Egil Reksten

From Wikipedia, the free encyclopedia
Jump to: navigation, search

Egil Reksten (3 May 1917 – 2009) was a Norwegian engineer and resistance member during World War II. He is best known as leader of the illegal radio post Skylark B.

World War II[edit]

Reksten hailed from Oslo.[1] He attended the Norwegian Institute of Technology, and graduated in chemistry in 1941.[2] His professor was Leif Tronstad,[3] a well-known resistance member during the German occupation of Norway since April 1940.[4] In September 1940 the Secret Intelligence Service established two stations for radio communication; the so-called Skylark A in Oslo led by Sverre Midtskau and Skylark B in Trondheim led by Erik Welle-Strand. Skylark B was operated by students at the Institute of Technology, and after technical difficulties in the initial phase,[3] they established regular contact with the intelligence in London in January 1941. Leif Tronstad was also affiliated with the group.[5] When Welle-Strand left the country, Reksten took over as leader of Skylark B.[3]

Among others, the group helped spread vital information about German activity at Vemork heavy water plant.[3] The link between heavy water and a German nuclear energy project was established later.[6] After less than a year, however, Gestapo managed to track the Skylark B transmitting activity.[3] Reksten was arrested by the Nazi authorities in September 1941. He was incarcerated at Møllergata 19 from 14 September 1941 to 10 March 1942, then at Akershus Fortress, then at Grini concentration camp from 7 July to 29 July 1943.[1] He was then shipped to Germany with eleven others. Seven of these people died,[7] but after stays in six different Nacht und Nebel camps,[8] Reksten returned to Norway after the war's end.[1] He was decorated for his efforts.[2]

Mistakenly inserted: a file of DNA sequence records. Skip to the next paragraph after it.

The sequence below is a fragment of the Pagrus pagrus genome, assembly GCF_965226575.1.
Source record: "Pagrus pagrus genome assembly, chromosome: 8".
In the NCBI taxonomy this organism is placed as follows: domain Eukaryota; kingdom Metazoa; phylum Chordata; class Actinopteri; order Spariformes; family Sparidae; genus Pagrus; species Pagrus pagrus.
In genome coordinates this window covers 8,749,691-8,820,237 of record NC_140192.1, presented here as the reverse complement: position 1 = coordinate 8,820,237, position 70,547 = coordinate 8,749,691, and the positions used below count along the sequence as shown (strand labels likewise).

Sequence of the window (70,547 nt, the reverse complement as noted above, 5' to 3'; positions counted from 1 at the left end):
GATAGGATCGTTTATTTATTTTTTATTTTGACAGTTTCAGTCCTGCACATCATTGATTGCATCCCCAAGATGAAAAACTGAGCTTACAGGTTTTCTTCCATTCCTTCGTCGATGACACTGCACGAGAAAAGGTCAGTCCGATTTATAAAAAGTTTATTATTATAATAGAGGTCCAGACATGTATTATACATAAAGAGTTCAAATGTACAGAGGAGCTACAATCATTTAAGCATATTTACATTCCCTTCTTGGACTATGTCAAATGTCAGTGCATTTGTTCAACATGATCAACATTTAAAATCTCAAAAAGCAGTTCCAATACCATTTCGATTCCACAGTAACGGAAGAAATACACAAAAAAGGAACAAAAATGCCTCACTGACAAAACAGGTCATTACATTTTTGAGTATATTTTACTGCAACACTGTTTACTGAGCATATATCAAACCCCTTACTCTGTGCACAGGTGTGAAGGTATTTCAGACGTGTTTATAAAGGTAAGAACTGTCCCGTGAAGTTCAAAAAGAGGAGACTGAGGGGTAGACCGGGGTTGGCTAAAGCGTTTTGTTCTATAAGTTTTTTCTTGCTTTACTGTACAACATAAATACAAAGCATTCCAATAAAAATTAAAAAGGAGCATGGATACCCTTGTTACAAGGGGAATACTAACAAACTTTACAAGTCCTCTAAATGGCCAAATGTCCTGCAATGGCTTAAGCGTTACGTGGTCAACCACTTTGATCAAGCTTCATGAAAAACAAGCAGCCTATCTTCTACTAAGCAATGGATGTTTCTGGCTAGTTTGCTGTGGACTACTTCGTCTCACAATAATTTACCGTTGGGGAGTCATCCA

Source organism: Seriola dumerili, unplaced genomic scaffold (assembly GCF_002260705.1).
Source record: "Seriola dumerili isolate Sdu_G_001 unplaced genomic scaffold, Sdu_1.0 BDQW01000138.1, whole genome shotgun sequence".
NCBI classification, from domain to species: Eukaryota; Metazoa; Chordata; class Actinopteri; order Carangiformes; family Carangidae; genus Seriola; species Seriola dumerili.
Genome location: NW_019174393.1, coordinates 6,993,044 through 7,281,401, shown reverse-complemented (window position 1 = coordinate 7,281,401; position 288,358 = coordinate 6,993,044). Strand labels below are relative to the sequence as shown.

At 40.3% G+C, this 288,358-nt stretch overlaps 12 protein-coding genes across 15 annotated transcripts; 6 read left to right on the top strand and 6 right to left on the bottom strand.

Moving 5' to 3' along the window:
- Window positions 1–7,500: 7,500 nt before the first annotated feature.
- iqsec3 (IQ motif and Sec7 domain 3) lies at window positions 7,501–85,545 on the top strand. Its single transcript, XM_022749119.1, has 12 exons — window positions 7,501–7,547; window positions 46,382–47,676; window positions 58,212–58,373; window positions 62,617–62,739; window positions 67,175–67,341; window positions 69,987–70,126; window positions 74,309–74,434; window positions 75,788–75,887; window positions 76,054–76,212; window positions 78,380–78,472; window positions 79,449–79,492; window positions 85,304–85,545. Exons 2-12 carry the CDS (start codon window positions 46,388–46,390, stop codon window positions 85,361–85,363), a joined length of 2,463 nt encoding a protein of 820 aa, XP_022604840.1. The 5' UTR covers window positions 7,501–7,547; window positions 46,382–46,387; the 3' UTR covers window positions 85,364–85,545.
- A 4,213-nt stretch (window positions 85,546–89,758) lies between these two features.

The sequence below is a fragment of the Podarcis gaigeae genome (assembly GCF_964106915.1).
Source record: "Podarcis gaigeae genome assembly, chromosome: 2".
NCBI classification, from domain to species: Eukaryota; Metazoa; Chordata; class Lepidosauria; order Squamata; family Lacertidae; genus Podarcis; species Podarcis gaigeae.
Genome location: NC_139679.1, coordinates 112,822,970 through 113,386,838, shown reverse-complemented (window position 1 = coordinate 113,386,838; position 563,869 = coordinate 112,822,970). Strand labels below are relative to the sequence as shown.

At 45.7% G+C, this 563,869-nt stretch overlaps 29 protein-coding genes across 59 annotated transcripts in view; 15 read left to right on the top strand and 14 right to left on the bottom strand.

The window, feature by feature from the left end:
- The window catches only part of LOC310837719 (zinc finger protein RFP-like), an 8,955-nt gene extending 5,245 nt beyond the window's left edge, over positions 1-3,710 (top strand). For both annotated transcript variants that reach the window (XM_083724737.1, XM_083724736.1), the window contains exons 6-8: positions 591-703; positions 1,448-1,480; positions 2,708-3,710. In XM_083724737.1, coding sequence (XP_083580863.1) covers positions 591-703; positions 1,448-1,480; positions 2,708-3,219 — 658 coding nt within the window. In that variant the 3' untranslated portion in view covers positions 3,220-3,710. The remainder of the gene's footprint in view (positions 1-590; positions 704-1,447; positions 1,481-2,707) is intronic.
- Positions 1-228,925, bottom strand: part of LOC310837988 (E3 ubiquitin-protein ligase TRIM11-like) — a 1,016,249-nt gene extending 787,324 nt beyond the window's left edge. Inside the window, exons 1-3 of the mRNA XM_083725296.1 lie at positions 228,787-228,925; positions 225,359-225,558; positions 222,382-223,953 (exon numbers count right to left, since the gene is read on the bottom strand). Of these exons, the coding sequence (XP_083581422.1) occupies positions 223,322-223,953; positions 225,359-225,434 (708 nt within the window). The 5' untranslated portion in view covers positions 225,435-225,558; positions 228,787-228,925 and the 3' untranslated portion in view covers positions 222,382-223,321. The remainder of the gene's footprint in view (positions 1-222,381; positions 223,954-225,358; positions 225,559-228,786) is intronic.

Post-war life[edit]

In 1947 Reksten started his own engineering company, Argo,[2] together with Erik Welle-Strand and other friends.[9] He spent the rest of his professional career there. He was married, and celebrated his diamond wedding in 2007. He resided in Asker.[2] He died in 2009.[8]


  1. ^ a b c Giertsen, Børre R., ed. (1946). Norsk fangeleksikon. Grinifangene (in Norwegian). Oslo: Cappelen. p. 295. 
  2. ^ a b c d "90 år 3. mai: Ingeniør Egil Reksten" (in Norwegian). Norwegian News Agency. 26 April 2007. 
  3. ^ a b c d e Rørholt, Bjørn (30 April 1998). "Med radio som våpen mot tysk krigsmakt". Aftenposten (in Norwegian). p. 25. 
  4. ^ Uttersrud, Ulf. "Leif Tronstad – Vitenskapsmann, etterretningsoffiser og militær organisator" (in Norwegian). Oslo University College. Retrieved 25 June 2009. 
  5. ^ Okkenhaug, Knut (14 March 2008). "NTH-professoren som snøt Hitler for atombomben". Adresseavisen (in Norwegian). Retrieved 15 February 2009. 
  6. ^ Uttersrud, Ulf. "Etterretningsoffiser og militær organisator" (in Norwegian). Oslo University College. Retrieved 21 February 2009. 
  7. ^ Ask, Øyvind (23 July 2001). "Litt alvor og litt skjemt". Bergens Tidende (in Norwegian). p. 18. 
  8. ^ a b Dalseg, Olav (9 June 2009). "Egil Reksten (obituary)". Aftenposten (in Norwegian). 
  9. ^ Reksten, Egil; Skeie, Olav (25 July 2001). "Erik Welle-Strand (obituary)". Aftenposten (in Norwegian). p. 13.